How We Can All Be Informed About the Changing Church

James C. Sprouse, Senior Pastor

By James C. Sprouse, Senior Pastor

All Christian churches are in the midst of a new reformation. You and I will help determine the mission and ministries of the United Methodist Church for the next generation. So what is our denomination doing to assist us? Here is what’s new.

The UMC has stopped looking for quick fixes to revitalize our churches and we’ve begun looking for persons right outside our doors that Christ has called us to reach.

Trinity and other UM churches are focusing on living in relationship with those around us and creating an intentional system of making disciples of Jesus Christ for the world’s transformation.

The Discipleship Ministry of the UMC encourages every local church to embrace the spirit of the Wesleyan tradition by being in relationship with the communities that surround our church buildings.

#SeeAllThePeople is a grass roots initiative designed to inspire a disciple-making movement across our denomination. Discipleship Ministries ( is shifting priorities to create the necessary resources, events and discipleship system that emphasizes congregations being in relationships outside our walls.

To launch the conversation about #SeeAllThePeople, a discussion video and guide are on the initiative website, I urge all Trinity’s members to start a conversation by using the hashtag #SeeAllThePeople and using the resources on the website with others in our congregation.

Another exciting change is that Church and Society has launched a new website focusing on working for justice and peace. The new site is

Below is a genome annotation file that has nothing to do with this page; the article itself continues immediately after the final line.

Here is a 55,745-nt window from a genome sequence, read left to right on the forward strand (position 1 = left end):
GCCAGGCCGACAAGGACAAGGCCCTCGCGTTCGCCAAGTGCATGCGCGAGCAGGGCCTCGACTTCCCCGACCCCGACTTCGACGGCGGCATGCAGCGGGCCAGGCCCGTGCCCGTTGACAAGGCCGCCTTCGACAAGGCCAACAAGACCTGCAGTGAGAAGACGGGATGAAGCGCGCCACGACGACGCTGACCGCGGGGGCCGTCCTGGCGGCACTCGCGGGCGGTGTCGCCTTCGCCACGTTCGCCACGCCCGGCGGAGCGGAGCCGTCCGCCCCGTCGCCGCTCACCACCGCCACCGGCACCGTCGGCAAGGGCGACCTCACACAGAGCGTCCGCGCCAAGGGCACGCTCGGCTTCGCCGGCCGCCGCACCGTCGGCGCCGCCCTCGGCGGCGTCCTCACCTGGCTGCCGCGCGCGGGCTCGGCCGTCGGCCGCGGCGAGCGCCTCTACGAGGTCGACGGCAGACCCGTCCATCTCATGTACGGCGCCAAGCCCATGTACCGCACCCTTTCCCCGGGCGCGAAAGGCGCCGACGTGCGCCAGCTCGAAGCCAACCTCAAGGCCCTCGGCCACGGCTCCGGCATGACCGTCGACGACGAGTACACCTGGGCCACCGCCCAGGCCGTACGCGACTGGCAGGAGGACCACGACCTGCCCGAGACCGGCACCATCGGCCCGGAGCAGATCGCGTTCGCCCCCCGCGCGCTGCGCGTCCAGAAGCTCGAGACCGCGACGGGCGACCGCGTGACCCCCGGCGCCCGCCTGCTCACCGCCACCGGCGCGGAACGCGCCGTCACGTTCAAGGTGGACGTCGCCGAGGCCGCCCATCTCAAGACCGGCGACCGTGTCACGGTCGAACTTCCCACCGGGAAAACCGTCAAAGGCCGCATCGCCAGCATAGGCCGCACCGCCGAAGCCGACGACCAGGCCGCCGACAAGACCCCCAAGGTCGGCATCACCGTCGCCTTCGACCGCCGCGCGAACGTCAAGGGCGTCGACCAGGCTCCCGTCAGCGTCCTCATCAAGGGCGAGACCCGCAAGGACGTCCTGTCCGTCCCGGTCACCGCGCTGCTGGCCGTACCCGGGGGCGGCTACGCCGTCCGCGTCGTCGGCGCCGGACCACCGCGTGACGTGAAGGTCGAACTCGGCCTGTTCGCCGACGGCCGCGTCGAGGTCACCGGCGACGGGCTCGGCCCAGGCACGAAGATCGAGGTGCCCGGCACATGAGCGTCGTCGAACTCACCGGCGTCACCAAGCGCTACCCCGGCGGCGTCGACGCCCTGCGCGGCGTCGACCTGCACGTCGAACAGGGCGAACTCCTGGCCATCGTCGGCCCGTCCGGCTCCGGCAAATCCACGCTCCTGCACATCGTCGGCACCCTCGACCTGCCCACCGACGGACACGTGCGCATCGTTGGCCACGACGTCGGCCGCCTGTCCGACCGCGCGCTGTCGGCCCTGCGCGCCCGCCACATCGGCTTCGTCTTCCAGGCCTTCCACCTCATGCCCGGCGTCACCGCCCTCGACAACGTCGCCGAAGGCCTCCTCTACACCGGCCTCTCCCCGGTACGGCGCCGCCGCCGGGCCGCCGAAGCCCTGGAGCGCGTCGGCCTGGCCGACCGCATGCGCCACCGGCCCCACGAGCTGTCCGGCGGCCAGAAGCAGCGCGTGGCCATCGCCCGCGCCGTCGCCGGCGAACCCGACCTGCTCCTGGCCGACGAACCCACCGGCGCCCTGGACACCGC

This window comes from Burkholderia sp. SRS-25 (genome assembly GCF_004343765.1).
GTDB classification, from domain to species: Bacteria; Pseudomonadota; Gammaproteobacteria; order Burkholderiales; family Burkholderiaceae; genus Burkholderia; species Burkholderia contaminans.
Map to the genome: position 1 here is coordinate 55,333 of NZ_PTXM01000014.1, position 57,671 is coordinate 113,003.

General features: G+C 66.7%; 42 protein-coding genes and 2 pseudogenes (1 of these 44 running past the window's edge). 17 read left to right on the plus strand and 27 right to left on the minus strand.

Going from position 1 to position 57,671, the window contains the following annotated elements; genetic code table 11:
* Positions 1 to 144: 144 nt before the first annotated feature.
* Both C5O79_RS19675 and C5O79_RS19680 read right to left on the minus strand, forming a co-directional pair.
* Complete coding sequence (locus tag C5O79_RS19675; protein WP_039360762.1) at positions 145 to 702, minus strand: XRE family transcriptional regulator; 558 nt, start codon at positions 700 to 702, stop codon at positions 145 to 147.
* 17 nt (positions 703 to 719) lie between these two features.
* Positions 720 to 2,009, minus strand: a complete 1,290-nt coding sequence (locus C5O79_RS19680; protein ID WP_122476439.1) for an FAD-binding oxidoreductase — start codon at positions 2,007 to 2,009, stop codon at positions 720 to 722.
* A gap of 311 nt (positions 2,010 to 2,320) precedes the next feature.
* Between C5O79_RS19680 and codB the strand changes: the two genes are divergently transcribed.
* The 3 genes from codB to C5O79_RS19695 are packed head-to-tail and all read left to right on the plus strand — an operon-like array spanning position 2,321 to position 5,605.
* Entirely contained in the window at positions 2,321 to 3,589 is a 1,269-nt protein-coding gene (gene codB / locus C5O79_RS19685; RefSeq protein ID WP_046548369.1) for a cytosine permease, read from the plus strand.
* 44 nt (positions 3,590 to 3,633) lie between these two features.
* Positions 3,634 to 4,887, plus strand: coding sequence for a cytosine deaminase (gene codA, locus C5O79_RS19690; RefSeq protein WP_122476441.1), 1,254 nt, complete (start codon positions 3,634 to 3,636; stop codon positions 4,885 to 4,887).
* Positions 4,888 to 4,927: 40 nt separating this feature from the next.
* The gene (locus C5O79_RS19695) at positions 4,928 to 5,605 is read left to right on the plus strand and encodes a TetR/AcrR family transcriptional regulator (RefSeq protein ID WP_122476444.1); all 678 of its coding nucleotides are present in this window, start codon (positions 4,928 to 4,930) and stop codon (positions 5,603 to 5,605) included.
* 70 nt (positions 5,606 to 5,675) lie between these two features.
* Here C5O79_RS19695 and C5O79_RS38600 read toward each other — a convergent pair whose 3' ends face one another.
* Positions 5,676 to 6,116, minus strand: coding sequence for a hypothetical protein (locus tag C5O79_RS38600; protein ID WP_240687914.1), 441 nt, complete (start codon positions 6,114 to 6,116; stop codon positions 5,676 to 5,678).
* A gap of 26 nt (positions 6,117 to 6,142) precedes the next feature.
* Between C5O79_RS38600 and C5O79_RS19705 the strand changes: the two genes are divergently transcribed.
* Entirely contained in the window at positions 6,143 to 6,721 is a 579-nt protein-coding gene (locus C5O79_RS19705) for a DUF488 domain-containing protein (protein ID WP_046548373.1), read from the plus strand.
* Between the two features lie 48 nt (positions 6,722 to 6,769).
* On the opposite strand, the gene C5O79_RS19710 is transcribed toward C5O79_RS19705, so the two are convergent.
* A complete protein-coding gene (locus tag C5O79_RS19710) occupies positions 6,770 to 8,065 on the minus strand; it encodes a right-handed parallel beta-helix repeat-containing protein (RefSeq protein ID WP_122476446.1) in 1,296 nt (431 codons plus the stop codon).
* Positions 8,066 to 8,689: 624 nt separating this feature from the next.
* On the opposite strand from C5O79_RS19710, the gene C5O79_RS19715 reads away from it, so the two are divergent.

So many challenges our world and church must face together involve addressing a world filled with injustice. This new website allows United Methodists and visitors to learn about the positions the UMC has on faith, justice, and peace. There are also clear opportunities for engagement and advocacy.

Our new site includes information about educational opportunities for adults, youth and children. The UMC offers seminars and internships, information about our Social Principles and training opportunities. The Secretary of the UM Church and Society is Susan Henry-Crowe. She said the agency has switched it’s Twitter handle to @umcjustice. I encourage our Trinity family to check out this website: and let them know your thoughts.

There is no reason for any member of Trinity Church to be uninformed about our denomination’s focus on mission and ministries and it’s witness to the world through social justice efforts. Being informed will make us better disciples.


A Tribute to a Loveable, Furry, Goofball Life Well-Lived

By Eileen Gilmer, Associate Pastor

“A dog has the soul of a philosopher.” – Plato

Taking a swim in the lake. Oviedo, FL, 2005.

It is with a heavy (but very grateful) heart I share the news that we have had to say goodbye to our beloved Biscuit. He was more than our family pet; he was Trinity’s mascot, the church office’s unofficial welcoming committee, shredder of all things cardboard, and a columnist for The Spire. Biscuit was indeed quite talented at answering questions sent to him by our Sunday School children—a feat unmatched by most Yellow Labradors. He accomplished a lot during his 13-and-a-half years. He certainly freely gave tail wags and kisses at an above-average rate.